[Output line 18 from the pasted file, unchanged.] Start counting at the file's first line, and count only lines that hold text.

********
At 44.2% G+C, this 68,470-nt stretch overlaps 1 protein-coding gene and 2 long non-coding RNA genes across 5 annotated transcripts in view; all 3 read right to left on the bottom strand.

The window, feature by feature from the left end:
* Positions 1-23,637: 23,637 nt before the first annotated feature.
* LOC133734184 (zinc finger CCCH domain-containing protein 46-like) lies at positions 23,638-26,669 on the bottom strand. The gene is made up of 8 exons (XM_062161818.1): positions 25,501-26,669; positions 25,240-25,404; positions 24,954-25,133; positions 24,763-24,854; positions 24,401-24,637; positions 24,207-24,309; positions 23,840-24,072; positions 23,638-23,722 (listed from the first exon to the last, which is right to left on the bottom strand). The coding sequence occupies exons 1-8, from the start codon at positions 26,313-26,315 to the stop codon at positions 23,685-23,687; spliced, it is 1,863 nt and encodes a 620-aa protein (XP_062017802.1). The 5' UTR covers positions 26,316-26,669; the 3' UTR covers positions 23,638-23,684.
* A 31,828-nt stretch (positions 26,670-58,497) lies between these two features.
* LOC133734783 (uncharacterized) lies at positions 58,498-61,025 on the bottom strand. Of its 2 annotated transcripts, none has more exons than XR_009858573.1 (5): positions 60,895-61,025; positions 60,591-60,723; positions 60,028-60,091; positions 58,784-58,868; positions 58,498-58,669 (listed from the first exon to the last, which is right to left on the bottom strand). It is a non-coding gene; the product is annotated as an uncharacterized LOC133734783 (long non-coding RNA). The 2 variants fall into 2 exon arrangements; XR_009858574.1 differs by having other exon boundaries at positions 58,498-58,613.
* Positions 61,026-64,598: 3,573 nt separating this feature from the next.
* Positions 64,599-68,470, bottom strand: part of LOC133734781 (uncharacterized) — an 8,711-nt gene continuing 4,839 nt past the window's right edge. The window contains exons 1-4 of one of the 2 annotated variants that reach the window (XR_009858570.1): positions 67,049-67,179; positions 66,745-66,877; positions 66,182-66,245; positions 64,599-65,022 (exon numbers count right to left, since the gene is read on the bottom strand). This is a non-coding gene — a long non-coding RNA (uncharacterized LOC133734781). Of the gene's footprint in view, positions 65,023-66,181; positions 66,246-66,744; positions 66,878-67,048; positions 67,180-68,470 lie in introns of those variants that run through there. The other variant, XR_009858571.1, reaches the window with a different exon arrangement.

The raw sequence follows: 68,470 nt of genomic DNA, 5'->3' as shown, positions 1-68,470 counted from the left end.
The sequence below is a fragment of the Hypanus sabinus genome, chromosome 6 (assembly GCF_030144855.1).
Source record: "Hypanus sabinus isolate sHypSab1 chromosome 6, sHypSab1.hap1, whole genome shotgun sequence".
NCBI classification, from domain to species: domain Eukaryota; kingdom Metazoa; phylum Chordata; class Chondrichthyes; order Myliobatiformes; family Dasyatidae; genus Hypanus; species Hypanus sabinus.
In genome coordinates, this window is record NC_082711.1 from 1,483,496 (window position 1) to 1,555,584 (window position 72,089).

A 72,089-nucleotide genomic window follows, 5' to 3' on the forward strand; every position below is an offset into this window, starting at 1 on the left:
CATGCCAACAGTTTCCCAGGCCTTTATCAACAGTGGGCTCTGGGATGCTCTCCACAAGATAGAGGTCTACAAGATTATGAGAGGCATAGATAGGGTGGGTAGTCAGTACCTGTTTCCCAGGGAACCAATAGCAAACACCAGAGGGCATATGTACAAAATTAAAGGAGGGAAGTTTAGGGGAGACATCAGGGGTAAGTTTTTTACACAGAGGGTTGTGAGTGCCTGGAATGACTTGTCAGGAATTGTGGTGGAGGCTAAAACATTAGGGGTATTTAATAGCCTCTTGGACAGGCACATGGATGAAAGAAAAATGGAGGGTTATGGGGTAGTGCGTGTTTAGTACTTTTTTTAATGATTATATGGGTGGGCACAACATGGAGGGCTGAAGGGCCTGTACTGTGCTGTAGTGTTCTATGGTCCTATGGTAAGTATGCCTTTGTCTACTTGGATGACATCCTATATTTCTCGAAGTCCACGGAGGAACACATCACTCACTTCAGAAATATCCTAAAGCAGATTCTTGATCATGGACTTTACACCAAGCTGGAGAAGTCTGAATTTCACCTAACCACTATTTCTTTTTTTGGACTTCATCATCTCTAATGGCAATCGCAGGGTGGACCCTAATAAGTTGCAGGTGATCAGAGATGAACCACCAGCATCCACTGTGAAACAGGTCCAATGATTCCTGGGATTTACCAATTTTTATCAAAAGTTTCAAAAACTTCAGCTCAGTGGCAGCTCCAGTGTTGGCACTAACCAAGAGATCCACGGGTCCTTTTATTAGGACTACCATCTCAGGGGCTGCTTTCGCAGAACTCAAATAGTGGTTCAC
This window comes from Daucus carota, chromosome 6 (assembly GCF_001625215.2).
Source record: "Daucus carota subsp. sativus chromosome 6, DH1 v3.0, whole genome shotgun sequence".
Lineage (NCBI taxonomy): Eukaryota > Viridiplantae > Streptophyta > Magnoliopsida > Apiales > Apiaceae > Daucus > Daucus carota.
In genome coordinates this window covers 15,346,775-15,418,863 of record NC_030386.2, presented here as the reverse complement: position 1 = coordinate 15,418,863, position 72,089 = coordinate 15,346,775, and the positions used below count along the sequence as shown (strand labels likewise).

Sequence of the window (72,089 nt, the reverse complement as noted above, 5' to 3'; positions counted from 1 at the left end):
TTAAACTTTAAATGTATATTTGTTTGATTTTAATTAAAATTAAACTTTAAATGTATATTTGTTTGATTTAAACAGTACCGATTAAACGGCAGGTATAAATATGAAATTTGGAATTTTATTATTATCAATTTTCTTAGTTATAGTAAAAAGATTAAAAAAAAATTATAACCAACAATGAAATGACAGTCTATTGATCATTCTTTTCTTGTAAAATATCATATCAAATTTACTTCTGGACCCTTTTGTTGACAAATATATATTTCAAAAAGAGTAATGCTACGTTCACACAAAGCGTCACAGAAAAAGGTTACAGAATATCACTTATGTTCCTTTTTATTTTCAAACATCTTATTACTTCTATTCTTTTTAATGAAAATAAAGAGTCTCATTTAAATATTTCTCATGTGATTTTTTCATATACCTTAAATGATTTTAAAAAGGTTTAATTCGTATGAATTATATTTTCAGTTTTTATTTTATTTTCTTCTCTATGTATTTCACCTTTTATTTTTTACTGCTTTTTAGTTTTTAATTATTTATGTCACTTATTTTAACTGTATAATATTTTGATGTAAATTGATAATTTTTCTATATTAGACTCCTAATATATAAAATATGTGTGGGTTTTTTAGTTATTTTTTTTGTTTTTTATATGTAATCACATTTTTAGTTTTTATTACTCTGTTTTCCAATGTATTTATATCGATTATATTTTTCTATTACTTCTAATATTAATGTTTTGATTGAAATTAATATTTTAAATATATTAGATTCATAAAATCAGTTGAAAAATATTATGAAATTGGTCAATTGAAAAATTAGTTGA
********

Lineage (NCBI taxonomy): Eukaryota > Viridiplantae > Streptophyta > Magnoliopsida > Apiales > Apiaceae > Daucus > Daucus carota.